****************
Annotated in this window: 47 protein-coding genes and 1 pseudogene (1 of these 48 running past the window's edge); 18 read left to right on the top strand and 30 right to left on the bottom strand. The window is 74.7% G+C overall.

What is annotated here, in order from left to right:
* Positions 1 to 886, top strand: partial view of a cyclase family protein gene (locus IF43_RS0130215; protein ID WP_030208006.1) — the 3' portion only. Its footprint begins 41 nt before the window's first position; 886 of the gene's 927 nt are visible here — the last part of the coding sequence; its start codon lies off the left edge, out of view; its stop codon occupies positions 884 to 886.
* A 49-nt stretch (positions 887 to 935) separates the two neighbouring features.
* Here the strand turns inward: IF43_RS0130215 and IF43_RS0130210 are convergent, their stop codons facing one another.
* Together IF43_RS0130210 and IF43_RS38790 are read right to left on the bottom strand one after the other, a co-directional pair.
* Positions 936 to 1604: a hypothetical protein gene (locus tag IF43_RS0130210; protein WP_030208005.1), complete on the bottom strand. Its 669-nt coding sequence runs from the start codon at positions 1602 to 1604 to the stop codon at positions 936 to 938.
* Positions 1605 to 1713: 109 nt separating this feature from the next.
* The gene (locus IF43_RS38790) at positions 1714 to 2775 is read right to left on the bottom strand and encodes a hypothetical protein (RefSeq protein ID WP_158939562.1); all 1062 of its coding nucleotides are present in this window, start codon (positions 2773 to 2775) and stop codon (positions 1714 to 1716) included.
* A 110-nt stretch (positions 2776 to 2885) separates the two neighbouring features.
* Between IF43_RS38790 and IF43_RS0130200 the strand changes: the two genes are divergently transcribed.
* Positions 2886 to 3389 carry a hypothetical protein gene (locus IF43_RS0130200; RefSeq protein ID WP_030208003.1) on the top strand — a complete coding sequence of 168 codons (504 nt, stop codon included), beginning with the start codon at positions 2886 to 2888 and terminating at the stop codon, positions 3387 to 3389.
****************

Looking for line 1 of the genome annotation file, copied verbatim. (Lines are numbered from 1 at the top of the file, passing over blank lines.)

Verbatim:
Annotated in this window: 47 protein-coding genes and 1 pseudogene (1 of these 48 running past the window's edge); 18 read left to right on the top strand and 30 right to left on the bottom strand. The window is 74.7% G+C overall.